In terms of the contract, I’m not sure they actually had that great arrangement with Virgin. A manager would have been handy in that respect. I think they were indulged by Virgin, given lots of studio time, but then again Virgin probably charged them for using the Manor and the other top of the line studios. Virgin supported Lydon because they could see he was obviously the most important front man to come out of Britain since Bowie. But they also tried to persuade him to reform the Pistols at one point: Branson played him the demos by the Professionals, the band that Paul Cook and Steve Jones formed, and said “isn’t this great Johnny? How about reforming the band?”. There was a hope that he would revert to doing more accessible music and become a superstar. Which is what Lydon actually tried to do eventually, but still under the PiL brand.
AB: You wrote about the “dark side of paranoid psychology”, “totalitarian undercurrent,” and “music as a means to an end” of Throbbing Gristle and Genesis P-Orridge’s first mission. How significant is Throbbing Gristle’s re-emergence and what new alienations could this new mission evoke?
SR: I’m not sure what it signifies beyond the fact that the band members felt like doing it and that at this point in history the climate for them doing that is more welcoming than it has been for a while. Also, they are probably keen to reaffirm their place in history, which is totally understandable. I was a bit surprised how little impact their return to the scene had– I thought it would be a much bigger deal, if only because it’s such a great story for magazines. But I guess this sometimes happens, especially when a band has been so groundbreaking, they suffer a little bit when they return to a music world that they’ve changed. Because everyone’s like, big deal. I thought the album was really good myself.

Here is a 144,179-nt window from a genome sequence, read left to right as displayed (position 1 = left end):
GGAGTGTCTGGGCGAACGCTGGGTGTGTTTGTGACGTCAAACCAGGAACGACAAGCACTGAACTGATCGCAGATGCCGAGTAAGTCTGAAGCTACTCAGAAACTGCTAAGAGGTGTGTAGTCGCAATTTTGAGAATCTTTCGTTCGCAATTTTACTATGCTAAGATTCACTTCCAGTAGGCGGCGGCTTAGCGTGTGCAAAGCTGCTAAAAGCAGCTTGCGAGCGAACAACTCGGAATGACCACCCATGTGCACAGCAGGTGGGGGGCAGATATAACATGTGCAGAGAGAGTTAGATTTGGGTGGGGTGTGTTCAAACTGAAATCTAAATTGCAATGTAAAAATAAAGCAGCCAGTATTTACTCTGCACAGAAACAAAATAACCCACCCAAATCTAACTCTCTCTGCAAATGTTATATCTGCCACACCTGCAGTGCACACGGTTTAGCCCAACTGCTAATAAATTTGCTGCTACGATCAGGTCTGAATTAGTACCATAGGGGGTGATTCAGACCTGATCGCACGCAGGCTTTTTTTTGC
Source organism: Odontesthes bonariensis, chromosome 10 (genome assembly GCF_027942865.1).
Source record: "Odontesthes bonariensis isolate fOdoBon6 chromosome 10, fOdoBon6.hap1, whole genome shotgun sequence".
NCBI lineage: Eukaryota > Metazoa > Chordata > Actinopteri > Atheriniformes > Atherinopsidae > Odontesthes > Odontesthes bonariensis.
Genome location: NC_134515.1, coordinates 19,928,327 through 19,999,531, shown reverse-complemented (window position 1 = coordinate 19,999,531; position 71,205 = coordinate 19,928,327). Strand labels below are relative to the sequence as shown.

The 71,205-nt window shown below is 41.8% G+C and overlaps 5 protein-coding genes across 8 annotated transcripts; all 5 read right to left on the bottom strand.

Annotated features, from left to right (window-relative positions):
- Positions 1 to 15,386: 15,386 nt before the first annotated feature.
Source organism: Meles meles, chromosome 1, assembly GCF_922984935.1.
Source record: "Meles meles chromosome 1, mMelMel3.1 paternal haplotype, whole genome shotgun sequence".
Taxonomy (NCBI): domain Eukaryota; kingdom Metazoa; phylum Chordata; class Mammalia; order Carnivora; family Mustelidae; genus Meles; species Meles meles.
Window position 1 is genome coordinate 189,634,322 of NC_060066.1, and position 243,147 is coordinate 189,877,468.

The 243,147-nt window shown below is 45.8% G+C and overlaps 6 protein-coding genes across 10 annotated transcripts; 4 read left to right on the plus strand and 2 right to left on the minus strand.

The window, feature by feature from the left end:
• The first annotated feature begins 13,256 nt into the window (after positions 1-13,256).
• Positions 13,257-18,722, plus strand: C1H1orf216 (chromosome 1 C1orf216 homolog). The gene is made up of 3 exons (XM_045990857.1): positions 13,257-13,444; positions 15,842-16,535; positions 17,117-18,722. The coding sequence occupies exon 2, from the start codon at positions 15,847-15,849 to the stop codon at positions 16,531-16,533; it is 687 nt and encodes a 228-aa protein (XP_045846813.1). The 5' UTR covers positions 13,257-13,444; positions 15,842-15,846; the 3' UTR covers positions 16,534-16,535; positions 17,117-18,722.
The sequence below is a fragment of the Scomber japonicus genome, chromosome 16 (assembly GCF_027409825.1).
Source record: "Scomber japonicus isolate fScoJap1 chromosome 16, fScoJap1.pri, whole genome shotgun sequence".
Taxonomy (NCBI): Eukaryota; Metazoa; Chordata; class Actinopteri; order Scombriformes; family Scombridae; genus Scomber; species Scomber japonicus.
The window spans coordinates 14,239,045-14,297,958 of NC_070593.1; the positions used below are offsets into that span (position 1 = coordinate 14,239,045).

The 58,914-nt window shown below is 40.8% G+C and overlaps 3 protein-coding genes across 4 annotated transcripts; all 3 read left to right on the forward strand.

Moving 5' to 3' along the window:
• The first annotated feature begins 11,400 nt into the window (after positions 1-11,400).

AB: Your analysis of music and political subcultures highlights a “lifecycle” (i.e., experimentation, discovery, a golden or “heroic” age, entropy, and reemergence or revival). What can other analysts and critics learn from this approach? What are the possibilities and limits of a “lifecycle” model?
SR: It’s hardly an original way of looking at cultural movements! But if it is a cliché, it’s one of those “cliché because it’s true” situations I think. In my experience, music genres or scenes seem to coalesce out this long-ish period of germination, disparate things gradually come together; there’s some kind of spark or flash-over moment when it all converges and reaches fruition, the momentum gets going, the sound evolves and quite quickly reaches maturity; after this “prime” period, things start disintegrating, the center will not hold, all kinds of tangents and offshoot genres split away while a purist faction try to freeze the sound at what they consider is the golden moment. All the energy ebbs away leaving a lot of people feeling disillusioned and burned ‘cos they believed so fiercely in it. Then the sound or scene is filed away in the archives where it might be excavated by some future generation.